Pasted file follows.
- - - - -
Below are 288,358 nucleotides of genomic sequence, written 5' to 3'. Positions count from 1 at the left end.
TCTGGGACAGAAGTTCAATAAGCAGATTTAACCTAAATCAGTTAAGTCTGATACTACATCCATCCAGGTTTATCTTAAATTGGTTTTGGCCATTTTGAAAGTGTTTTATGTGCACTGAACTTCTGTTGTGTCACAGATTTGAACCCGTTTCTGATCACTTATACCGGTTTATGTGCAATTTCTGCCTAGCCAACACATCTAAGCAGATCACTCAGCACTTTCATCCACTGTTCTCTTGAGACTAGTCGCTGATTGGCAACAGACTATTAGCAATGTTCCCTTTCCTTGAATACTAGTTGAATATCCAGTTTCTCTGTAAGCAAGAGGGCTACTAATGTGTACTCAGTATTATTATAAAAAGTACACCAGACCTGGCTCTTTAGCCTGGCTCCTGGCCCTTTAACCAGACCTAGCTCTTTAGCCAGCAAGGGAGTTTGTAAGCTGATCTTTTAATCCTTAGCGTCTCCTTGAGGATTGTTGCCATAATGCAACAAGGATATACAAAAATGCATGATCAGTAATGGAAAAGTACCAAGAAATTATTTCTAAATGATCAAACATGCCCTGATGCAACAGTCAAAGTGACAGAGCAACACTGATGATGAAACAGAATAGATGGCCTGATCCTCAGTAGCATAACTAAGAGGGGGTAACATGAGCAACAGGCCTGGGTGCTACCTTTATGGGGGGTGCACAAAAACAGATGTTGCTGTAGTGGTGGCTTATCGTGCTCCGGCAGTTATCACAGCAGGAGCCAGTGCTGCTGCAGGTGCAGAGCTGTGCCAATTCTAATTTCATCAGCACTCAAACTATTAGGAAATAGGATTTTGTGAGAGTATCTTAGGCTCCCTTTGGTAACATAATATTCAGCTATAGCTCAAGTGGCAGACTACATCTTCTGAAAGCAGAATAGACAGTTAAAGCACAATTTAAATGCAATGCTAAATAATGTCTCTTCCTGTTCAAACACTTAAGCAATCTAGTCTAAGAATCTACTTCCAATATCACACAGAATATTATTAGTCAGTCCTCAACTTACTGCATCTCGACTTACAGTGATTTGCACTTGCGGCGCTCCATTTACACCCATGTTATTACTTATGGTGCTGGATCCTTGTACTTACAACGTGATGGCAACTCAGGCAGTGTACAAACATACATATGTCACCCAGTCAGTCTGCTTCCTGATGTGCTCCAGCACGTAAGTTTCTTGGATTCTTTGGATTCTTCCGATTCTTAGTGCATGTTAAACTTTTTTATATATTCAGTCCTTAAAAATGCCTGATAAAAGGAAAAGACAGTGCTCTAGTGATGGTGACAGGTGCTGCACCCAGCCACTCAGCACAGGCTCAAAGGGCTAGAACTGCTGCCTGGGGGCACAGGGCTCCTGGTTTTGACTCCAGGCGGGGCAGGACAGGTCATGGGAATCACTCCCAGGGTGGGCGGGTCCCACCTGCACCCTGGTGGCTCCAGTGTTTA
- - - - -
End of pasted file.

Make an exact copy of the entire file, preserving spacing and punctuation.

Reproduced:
Below are 288,358 nucleotides of genomic sequence, written 5' to 3'. Positions count from 1 at the left end.
TCTGGGACAGAAGTTCAATAAGCAGATTTAACCTAAATCAGTTAAGTCTGATACTACATCCATCCAGGTTTATCTTAAATTGGTTTTGGCCATTTTGAAAGTGTTTTATGTGCACTGAACTTCTGTTGTGTCACAGATTTGAACCCGTTTCTGATCACTTATACCGGTTTATGTGCAATTTCTGCCTAGCCAACACATCTAAGCAGATCACTCAGCACTTTCATCCACTGTTCTCTTGAGACTAGTCGCTGATTGGCAACAGACTATTAGCAATGTTCCCTTTCCTTGAATACTAGTTGAATATCCAGTTTCTCTGTAAGCAAGAGGGCTACTAATGTGTACTCAGTATTATTATAAAAAGTACACCAGACCTGGCTCTTTAGCCTGGCTCCTGGCCCTTTAACCAGACCTAGCTCTTTAGCCAGCAAGGGAGTTTGTAAGCTGATCTTTTAATCCTTAGCGTCTCCTTGAGGATTGTTGCCATAATGCAACAAGGATATACAAAAATGCATGATCAGTAATGGAAAAGTACCAAGAAATTATTTCTAAATGATCAAACATGCCCTGATGCAACAGTCAAAGTGACAGAGCAACACTGATGATGAAACAGAATAGATGGCCTGATCCTCAGTAGCATAACTAAGAGGGGGTAACATGAGCAACAGGCCTGGGTGCTACCTTTATGGGGGGTGCACAAAAACAGATGTTGCTGTAGTGGTGGCTTATCGTGCTCCGGCAGTTATCACAGCAGGAGCCAGTGCTGCTGCAGGTGCAGAGCTGTGCCAATTCTAATTTCATCAGCACTCAAACTATTAGGAAATAGGATTTTGTGAGAGTATCTTAGGCTCCCTTTGGTAACATAATATTCAGCTATAGCTCAAGTGGCAGACTACATCTTCTGAAAGCAGAATAGACAGTTAAAGCACAATTTAAATGCAATGCTAAATAATGTCTCTTCCTGTTCAAACACTTAAGCAATCTAGTCTAAGAATCTACTTCCAATATCACACAGAATATTATTAGTCAGTCCTCAACTTACTGCATCTCGACTTACAGTGATTTGCACTTGCGGCGCTCCATTTACACCCATGTTATTACTTATGGTGCTGGATCCTTGTACTTACAACGTGATGGCAACTCAGGCAGTGTACAAACATACATATGTCACCCAGTCAGTCTGCTTCCTGATGTGCTCCAGCACGTAAGTTTCTTGGATTCTTTGGATTCTTCCGATTCTTAGTGCATGTTAAACTTTTTTATATATTCAGTCCTTAAAAATGCCTGATAAAAGGAAAAGACAGTGCTCTAGTGATGGTGACAGGTGCTGCACCCAGCCACTCAGCACAGGCTCAAAGGGCTAGAACTGCTGCCTGGGGGCACAGGGCTCCTGGTTTTGACTCCAGGCGGGGCAGGACAGGTCATGGGAATCACTCCCAGGGTGGGCGGGTCCCACCTGCACCCTGGTGGCTCCAGTGTTTA